FERA poinsettia inspections minimise threat of Bemisia

Thorough inspections of poinsettia crops in the run up to Christmas are keeping Bemisia at bay, though the pest still remains a serious threat to UK growers.

Ravensworth Nurseries chief grower Paul Marshall praised the competence of Food & Environment Research Agency (FERA) inspectors and said the nursery had achieved 100 per cent success in 2010 in pest control using biological measures.

He added: "This year has been brilliant compared to the last four to five years when Bemisia more or less got out of hand. From when the first plants originally come in, the inspectors are never off your back until you have got control of the problem.

"I think it's good because it needs to be found quickly. If you can't control the problem the inspectors more or less stop you from moving your plants. We take the approach that the plants are going to come in with Bemisia so we have a plan already in place."

FERA plant health and seeds inspector Chris Snell said: "We inspect the cuttings from when they first arrive in June and July and, really, that's the best time to find a problem.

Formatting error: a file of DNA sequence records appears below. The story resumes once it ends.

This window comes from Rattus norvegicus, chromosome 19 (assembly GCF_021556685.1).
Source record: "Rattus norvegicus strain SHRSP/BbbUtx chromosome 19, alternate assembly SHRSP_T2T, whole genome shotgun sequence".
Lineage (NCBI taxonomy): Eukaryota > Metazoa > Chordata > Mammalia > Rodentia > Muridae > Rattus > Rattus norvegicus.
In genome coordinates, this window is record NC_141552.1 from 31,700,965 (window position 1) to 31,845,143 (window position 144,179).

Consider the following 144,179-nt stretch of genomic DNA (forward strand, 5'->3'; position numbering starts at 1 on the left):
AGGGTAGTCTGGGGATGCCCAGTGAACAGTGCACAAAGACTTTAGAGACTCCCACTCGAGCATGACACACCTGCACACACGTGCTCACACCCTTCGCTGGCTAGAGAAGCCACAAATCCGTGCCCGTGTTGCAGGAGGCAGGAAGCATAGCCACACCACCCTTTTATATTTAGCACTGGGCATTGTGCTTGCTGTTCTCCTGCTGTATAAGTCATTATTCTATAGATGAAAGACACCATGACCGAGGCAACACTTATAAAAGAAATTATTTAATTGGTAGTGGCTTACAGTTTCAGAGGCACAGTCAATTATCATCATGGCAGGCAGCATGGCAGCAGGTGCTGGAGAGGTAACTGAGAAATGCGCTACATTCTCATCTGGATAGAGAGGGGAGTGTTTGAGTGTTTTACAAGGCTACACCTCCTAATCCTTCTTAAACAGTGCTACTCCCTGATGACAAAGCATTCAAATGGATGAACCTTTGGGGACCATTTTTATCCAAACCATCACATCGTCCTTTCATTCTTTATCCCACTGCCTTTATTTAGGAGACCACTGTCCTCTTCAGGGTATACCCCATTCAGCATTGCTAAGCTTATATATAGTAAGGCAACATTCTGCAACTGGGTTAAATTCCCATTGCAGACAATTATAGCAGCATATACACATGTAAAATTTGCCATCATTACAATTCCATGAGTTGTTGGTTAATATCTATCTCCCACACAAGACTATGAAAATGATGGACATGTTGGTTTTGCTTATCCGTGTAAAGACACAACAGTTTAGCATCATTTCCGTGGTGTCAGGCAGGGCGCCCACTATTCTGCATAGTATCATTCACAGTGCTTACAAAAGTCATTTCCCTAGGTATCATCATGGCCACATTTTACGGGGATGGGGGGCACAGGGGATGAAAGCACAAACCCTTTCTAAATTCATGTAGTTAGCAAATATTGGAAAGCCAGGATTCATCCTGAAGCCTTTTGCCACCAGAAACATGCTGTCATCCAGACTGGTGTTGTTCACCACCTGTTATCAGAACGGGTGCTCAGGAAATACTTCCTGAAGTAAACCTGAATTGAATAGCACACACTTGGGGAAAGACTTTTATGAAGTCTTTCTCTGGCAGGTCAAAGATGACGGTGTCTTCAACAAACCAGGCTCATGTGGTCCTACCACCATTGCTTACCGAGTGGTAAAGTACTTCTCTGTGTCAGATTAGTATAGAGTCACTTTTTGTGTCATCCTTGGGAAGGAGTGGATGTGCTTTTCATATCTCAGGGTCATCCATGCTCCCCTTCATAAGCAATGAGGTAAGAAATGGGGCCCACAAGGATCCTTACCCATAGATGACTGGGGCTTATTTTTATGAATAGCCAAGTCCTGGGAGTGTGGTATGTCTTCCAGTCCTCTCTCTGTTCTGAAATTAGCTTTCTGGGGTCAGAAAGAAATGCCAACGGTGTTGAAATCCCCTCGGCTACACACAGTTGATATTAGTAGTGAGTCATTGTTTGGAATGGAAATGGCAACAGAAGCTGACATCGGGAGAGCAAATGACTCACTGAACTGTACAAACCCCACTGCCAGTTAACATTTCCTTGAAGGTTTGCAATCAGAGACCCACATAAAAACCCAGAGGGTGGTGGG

"And because it's a notifiable pest, we have to require the grower to take action to eradicate it - they either treat it with a chemical pesticide or they use a biological option."

He added: "I have been quite lucky - I have two medium-sized growers and one small grower to inspect and we have not had a lot of outbreaks. It's been a better year this year. There were some outbreaks of Bemisia but my gut feeling is that it's down on last year."


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